That, however, is hardly the direction in which this journal could make any useful comment on the subject which our medical contemporary has brought before the public. What we should like to discuss is rather the special causes of melancholy peculiar to our own time. And one we have already sufficiently indi cated, namely, the great growth of self-study, which need not necessarily be—indeed very seldom is—self-knowledge. There can be no doubt that self-consciousness and self-knowledge are very different things, and that while all the tendencies of the age increase the volume of self-consciousness, a great number of these very tendencies diminish the volume of true self-knowledge. For self-consciousness cannot be self-forgetful, while any real self-knowledge often will be. The time people devote to the analysis of the difference between their feelings on this occasion and their feelings on that, is mostly wasted time, which
tends to nothing in the world but a growth of self-importance; while to grow in self-knowledge is to grow, not in the knowledge
of the various shades of your own feelings, but in the knowledge of your competence to assist others, and of the various ways in which you blunder or avoid blundering in that kind of service.
The tendency of half the literature of the day is to enfeeble or even paralyse men by fixing their thoughts upon -themselves The tendency of almost every thing which promotes true selfknowledge, is to help men to know themselves by fixing their thoughts upon the duties they may do for others, the ouly way in which they can really gauge at once their own weaknesses and their own powers.
Again, one other great cause which promotes modern melancholy in the cultivated classes, is the decline of faith in those classes. One constantly meets with con scientious people who seem to think that the whole burden of determining the future course of humanity lies on their own unassisted shoulders. They have dwelt upon their own paltry share in the determination of human affairs till they have got to think that the world will stand still if they do not perform it rightly,—a sure mode of providing that they will not perform their duty rightly. The conceited notion which Mr. Lowell has fixed in all our minds,—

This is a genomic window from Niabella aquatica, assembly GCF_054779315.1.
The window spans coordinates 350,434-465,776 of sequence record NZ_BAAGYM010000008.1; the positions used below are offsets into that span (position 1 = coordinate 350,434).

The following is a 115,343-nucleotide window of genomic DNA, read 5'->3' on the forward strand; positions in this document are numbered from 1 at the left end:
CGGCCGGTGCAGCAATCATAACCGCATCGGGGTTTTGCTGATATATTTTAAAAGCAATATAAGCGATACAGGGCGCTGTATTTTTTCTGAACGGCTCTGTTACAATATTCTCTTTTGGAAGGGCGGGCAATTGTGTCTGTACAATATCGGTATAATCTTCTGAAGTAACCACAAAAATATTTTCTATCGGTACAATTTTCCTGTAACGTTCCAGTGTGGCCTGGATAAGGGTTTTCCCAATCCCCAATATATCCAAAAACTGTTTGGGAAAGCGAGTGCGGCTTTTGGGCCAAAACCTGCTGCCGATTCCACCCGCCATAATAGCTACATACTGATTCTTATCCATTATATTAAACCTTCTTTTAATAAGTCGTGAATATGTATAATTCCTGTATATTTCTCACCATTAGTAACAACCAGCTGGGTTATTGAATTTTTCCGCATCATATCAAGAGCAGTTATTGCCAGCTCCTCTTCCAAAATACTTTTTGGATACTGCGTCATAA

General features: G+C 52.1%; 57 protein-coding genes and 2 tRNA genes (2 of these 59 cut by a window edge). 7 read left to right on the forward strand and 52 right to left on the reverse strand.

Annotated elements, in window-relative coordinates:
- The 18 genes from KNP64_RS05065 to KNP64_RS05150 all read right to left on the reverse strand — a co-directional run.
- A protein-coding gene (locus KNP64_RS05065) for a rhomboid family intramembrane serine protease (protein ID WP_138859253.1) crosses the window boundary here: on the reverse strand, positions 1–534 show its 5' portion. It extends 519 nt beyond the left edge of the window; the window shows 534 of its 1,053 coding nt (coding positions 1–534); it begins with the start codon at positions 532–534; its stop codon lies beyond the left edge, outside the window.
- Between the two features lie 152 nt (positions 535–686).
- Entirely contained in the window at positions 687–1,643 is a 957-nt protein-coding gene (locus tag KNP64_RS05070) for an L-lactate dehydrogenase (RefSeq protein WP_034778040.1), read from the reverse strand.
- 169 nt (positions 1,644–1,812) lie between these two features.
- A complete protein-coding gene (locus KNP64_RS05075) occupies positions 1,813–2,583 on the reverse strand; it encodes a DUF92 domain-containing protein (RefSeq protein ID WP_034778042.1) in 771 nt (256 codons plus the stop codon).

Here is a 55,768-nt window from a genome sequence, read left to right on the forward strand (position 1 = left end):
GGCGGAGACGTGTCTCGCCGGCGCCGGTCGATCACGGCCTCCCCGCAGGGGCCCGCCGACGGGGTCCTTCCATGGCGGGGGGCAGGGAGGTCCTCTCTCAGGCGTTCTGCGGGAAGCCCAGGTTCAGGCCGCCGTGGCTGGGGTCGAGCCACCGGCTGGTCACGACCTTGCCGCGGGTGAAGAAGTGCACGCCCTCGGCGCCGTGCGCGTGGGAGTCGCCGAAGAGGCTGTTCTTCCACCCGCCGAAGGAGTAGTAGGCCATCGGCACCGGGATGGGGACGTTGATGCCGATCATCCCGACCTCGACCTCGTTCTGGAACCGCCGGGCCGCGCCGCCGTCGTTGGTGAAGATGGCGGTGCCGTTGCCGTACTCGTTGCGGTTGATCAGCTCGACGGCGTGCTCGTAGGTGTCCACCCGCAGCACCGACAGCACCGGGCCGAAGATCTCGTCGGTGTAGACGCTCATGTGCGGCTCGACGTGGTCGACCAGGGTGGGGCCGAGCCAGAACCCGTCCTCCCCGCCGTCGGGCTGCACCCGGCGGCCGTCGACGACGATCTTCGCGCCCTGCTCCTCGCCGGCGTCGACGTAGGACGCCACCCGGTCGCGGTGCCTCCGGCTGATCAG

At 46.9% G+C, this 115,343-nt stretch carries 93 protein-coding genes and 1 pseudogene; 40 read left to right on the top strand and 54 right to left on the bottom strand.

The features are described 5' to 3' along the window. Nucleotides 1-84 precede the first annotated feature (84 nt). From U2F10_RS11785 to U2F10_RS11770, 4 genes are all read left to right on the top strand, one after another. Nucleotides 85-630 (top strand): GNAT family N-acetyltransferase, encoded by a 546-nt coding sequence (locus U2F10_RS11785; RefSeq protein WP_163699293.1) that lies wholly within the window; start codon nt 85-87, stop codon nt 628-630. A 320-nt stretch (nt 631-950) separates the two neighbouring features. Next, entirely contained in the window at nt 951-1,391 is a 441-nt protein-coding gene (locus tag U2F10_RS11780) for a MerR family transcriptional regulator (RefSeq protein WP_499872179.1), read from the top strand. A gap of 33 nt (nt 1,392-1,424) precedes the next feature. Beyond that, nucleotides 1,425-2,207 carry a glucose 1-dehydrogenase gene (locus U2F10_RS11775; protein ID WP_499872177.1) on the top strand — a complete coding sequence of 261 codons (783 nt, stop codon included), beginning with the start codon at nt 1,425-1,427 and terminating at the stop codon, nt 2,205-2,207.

is not the illusion of an age of melancholy. But it is not so very far removed from the other illusion, which is a prevalent one among us, namely, that the world is going wrong
because some feeble-minded person in some moment of elaborate self-consciousness had not the strength of mind to ejaculate that monosyllable,—an omission which has preyed upon his mind ever since. Luther's great saying, " We tell our Lord God plainly that if he will have his Church, he must keep it himself ; for we cannot keep it, and if we could, we should be the proudest asses under Heaven," is hardly ever acted upon in the morbid moral world of to-day. By looking at their own moral failings through a magnifying-glass, even good men exalt the significance of their own responsibilities till they are quite incompetent to perform them. The only healthy and manly kind of duty is that which is done faithfully and honestly indeed, but without the absurd idea that if we make the smallest mistake whole generations of men will suffer for it, as if God did not know how to use our right-minded mistakes as effectually as he uses our right-minded service. It is the want of a large and manly faith which has transformed conscientiousness into vacillation and scrupulosity, quite as much as it has stimulated uncon scientiousness into impudence. The melancholy of cultivated men at the present day is certainly due in no small degree to that predominant notion that they are responsible for the future of the world, which Luther so boldly and wisely repudiated. The excess of the sense of responsibility weakens the power of man quite as mu ch as its deficiency.